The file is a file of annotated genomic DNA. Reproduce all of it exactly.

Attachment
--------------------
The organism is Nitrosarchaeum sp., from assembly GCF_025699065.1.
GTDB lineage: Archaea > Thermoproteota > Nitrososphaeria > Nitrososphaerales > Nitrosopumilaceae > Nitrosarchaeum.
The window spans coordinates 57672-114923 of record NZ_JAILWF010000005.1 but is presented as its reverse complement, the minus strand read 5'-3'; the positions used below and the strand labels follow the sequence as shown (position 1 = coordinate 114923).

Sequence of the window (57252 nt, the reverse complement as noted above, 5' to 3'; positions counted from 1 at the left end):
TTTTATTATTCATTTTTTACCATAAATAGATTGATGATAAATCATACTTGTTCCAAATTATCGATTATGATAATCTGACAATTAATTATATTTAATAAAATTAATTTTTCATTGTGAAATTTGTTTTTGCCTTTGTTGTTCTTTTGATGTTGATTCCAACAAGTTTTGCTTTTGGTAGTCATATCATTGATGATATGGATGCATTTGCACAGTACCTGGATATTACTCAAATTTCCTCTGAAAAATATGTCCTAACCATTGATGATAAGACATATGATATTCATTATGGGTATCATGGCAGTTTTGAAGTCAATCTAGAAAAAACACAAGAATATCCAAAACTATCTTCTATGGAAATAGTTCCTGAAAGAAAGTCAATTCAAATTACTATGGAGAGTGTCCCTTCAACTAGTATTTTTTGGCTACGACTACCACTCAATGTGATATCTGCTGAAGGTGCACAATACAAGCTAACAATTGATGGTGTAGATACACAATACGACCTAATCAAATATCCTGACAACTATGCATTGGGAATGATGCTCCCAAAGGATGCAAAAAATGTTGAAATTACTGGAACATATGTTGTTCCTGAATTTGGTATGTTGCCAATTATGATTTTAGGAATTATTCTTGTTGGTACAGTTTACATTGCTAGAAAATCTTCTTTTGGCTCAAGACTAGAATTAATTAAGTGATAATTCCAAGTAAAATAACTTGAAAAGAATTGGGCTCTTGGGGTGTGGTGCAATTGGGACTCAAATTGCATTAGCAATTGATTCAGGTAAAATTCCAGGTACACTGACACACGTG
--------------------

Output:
The organism is Nitrosarchaeum sp., from assembly GCF_025699065.1.
GTDB lineage: Archaea > Thermoproteota > Nitrososphaeria > Nitrososphaerales > Nitrosopumilaceae > Nitrosarchaeum.
The window spans coordinates 57672-114923 of record NZ_JAILWF010000005.1 but is presented as its reverse complement, the minus strand read 5'-3'; the positions used below and the strand labels follow the sequence as shown (position 1 = coordinate 114923).

Sequence of the window (57252 nt, the reverse complement as noted above, 5' to 3'; positions counted from 1 at the left end):
TTTTATTATTCATTTTTTACCATAAATAGATTGATGATAAATCATACTTGTTCCAAATTATCGATTATGATAATCTGACAATTAATTATATTTAATAAAATTAATTTTTCATTGTGAAATTTGTTTTTGCCTTTGTTGTTCTTTTGATGTTGATTCCAACAAGTTTTGCTTTTGGTAGTCATATCATTGATGATATGGATGCATTTGCACAGTACCTGGATATTACTCAAATTTCCTCTGAAAAATATGTCCTAACCATTGATGATAAGACATATGATATTCATTATGGGTATCATGGCAGTTTTGAAGTCAATCTAGAAAAAACACAAGAATATCCAAAACTATCTTCTATGGAAATAGTTCCTGAAAGAAAGTCAATTCAAATTACTATGGAGAGTGTCCCTTCAACTAGTATTTTTTGGCTACGACTACCACTCAATGTGATATCTGCTGAAGGTGCACAATACAAGCTAACAATTGATGGTGTAGATACACAATACGACCTAATCAAATATCCTGACAACTATGCATTGGGAATGATGCTCCCAAAGGATGCAAAAAATGTTGAAATTACTGGAACATATGTTGTTCCTGAATTTGGTATGTTGCCAATTATGATTTTAGGAATTATTCTTGTTGGTACAGTTTACATTGCTAGAAAATCTTCTTTTGGCTCAAGACTAGAATTAATTAAGTGATAATTCCAAGTAAAATAACTTGAAAAGAATTGGGCTCTTGGGGTGTGGTGCAATTGGGACTCAAATTGCATTAGCAATTGATTCAGGTAAAATTCCAGGTACACTGACACACGTG